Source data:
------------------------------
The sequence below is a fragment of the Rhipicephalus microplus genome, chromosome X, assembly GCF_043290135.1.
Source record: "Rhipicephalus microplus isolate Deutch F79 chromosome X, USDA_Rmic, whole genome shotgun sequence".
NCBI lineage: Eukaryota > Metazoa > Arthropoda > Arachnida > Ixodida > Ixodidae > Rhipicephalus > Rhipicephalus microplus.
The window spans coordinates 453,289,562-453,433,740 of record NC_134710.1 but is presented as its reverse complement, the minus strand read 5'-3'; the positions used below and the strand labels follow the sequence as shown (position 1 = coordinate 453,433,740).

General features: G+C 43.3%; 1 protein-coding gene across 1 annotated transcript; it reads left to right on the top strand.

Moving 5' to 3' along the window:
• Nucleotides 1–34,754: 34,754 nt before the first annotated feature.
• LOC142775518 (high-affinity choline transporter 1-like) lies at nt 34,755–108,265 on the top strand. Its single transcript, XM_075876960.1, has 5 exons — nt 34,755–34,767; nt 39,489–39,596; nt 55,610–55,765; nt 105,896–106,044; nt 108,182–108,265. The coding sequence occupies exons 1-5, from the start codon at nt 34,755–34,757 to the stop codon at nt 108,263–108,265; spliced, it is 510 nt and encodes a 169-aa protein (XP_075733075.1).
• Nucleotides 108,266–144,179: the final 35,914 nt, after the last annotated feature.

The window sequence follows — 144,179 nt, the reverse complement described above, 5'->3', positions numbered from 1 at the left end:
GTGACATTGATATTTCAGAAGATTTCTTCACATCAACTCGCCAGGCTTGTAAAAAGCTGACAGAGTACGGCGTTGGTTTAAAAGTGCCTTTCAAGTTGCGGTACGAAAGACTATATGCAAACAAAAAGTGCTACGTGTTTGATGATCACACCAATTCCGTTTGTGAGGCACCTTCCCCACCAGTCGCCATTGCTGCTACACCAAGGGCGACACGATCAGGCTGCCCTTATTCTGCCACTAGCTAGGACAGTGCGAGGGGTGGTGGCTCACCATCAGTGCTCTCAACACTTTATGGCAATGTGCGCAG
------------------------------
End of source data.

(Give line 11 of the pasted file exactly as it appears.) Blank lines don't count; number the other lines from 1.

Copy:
GTGACATTGATATTTCAGAAGATTTCTTCACATCAACTCGCCAGGCTTGTAAAAAGCTGACAGAGTACGGCGTTGGTTTAAAAGTGCCTTTCAAGTTGCGGTACGAAAGACTATATGCAAACAAAAAGTGCTACGTGTTTGATGATCACACCAATTCCGTTTGTGAGGCACCTTCCCCACCAGTCGCCATTGCTGCTACACCAAGGGCGACACGATCAGGCTGCCCTTATTCTGCCACTAGCTAGGACAGTGCGAGGGGTGGTGGCTCACCATCAGTGCTCTCAACACTTTATGGCAATGTGCGCAG